In March 2014, the Heffners sold their interest in HP (and therefore the Mountain Property) to their son, George Heffner, Jr., and his wife. Id. at 7. The Heffners received $1.5 million in cash as part of this transaction, which they paid to FVCB in exchange for FVCB releasing its lien on the Mountain Property. Id. The Heffners also received a secured promissory note in the amount of $608, 350 and an unsecured promissory note in the amount of $25, 000 in exchange for HP, about which they did not inform FVCB. Id. at 7-8.

         Soon after they sold HP, the Heffners took out a $450, 000 loan from Leeds Manor Capital, LC ("LMC), which “was secured by a pledge and assignment of the $608, 350.00 Secured Promissory Note that the [Heffners] received in connection with the sale of their equity interests in HP." Id.

         On September 22, 2015, the Heffners filed a joint voluntary petition for Chapter 7 bankruptcy.[3] On December 28, 2015, FVCB filed its three-count complaint in this adversary proceeding. Count 1 alleged non-dischargeability under 11 U.S.C. § 523(a)(2)(B), for use of a materially false statement, and under 11 U.S.C. § 523(a)(6), for willful and malicious injury to property. Count 2 alleged non-dischargeability under 11 U.S.C. § 523(a)(4), for fraud or defalcation. Count 3 raised several objections to discharge, including four claims of fraudulent transfers, [4] failure to keep and preserve recorded information regarding the LMC loan, making false oaths with intent to defraud regarding the LMC loan and other property at the meeting of the creditors, and failure to satisfactorily explain the loss of the funds from the LMC loan, respectively in violation of § 727(a)(2)(A), (a)(3), (a)(4), and (a)(5).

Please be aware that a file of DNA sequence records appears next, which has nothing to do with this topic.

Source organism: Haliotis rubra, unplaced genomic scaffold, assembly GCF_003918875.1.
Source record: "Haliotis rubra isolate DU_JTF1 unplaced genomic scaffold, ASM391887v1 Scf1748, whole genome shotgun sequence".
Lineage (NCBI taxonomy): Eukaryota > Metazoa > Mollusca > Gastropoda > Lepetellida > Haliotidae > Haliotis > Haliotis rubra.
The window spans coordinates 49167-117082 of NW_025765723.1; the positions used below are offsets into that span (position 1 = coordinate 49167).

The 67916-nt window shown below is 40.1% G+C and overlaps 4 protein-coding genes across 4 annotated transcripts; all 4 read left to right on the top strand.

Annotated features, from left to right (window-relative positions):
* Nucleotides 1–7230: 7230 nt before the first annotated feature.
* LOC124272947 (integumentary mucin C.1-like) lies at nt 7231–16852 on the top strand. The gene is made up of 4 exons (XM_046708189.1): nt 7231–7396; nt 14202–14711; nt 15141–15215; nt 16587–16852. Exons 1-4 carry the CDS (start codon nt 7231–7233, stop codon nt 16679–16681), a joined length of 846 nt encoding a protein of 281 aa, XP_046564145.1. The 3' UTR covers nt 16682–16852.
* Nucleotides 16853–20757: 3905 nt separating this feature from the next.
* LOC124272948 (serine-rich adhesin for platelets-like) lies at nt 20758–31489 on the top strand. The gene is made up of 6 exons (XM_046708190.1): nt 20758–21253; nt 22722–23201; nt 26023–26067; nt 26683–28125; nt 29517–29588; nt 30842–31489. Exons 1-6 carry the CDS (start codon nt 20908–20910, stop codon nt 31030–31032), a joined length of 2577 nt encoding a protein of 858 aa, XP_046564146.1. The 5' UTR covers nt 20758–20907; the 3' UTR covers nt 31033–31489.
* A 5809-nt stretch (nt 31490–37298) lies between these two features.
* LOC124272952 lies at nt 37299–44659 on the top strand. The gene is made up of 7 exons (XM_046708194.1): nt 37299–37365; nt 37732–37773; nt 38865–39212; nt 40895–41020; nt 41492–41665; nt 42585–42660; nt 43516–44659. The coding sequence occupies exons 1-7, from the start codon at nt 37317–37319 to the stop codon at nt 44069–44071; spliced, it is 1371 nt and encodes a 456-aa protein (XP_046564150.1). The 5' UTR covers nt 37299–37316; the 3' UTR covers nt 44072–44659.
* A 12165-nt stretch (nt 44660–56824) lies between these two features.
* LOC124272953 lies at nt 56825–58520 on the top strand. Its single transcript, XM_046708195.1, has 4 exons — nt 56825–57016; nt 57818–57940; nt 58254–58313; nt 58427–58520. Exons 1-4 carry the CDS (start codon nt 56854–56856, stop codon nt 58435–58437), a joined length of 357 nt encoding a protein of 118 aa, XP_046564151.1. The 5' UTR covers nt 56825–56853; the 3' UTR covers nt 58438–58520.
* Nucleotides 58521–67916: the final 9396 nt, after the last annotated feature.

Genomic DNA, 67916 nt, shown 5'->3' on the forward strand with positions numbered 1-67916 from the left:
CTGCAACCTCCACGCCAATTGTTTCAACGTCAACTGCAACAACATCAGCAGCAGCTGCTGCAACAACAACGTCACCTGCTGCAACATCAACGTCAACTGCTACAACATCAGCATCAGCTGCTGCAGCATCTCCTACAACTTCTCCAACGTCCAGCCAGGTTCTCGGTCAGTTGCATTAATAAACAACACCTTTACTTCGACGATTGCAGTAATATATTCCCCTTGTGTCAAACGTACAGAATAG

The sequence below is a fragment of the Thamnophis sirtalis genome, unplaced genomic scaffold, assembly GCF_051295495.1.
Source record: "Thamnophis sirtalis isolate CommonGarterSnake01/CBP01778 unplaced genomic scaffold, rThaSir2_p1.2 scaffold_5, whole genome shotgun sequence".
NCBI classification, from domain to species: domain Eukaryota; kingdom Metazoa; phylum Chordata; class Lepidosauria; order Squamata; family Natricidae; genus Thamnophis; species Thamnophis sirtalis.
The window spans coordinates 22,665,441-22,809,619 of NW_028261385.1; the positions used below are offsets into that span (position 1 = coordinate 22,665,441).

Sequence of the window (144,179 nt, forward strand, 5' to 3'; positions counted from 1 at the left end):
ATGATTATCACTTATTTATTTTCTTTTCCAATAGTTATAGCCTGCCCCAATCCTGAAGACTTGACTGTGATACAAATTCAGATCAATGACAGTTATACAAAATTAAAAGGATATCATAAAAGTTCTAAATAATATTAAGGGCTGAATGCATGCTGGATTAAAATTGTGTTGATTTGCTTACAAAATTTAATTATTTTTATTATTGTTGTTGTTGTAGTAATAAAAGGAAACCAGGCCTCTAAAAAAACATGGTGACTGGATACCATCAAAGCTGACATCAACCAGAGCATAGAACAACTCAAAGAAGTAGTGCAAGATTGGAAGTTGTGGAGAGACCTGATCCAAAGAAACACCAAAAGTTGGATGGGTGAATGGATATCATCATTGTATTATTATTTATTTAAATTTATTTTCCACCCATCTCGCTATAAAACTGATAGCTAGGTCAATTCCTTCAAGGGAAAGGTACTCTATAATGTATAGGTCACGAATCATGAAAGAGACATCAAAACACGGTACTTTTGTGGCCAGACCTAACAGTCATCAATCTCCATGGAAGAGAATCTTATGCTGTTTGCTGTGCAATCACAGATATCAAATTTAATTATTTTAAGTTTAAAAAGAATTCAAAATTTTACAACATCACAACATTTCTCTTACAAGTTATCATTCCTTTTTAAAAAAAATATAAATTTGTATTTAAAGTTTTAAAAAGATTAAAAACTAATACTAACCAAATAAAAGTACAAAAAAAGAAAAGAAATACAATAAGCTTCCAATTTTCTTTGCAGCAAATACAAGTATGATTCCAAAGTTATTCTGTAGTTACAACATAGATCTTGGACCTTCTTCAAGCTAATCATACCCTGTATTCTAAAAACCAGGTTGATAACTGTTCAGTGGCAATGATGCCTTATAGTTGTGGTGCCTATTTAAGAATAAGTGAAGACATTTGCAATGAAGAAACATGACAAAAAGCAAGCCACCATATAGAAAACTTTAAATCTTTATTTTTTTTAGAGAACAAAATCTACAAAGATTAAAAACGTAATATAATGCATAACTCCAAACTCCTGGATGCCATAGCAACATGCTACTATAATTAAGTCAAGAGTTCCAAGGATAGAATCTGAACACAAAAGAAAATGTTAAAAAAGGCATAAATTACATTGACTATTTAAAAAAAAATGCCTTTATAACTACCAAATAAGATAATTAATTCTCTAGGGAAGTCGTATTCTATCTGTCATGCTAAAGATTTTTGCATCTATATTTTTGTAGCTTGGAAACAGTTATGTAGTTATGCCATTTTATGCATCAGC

On May 18, 2016, FVCB filed a Motion for Summary Judgment, to which appellants responded. On June 30, 2016, the bankruptcy court granted in part and denied in part FVCB's motion. [Bankr. Dkt. 70] at 2. With respect to Count 1, the bankruptcy court concluded that FVCB had shown that the 2010 PFS was a materially false statement in writing respecting the Heffners' financial condition on which FVCB reasonably relied, leaving for trial only the issue of whether the Heffners furnished the 2010 PFS to FVCB with the intent to deceive the bank. Id. The bankruptcy court denied summary judgment with respect to all the claims in Count 3, which also proceeded to trial. Id.[5]

         One July 5, 2016, three days before trial, FVCB sought to amend its complaint to include a new § 523 willful and malicious injury claim arising out of the Heffners' sale of HP to then-son and daughter-in-law, which included a reference to the LMC loan. Id. The court denied that motion as prejudicial to the Heffners, although ...


Buy This Entire Record For $7.95

Download the entire decision to receive the complete text, official citation,
docket number, dissents and concurrences, and footnotes for this case.

Learn more about what you receive with purchase of this case.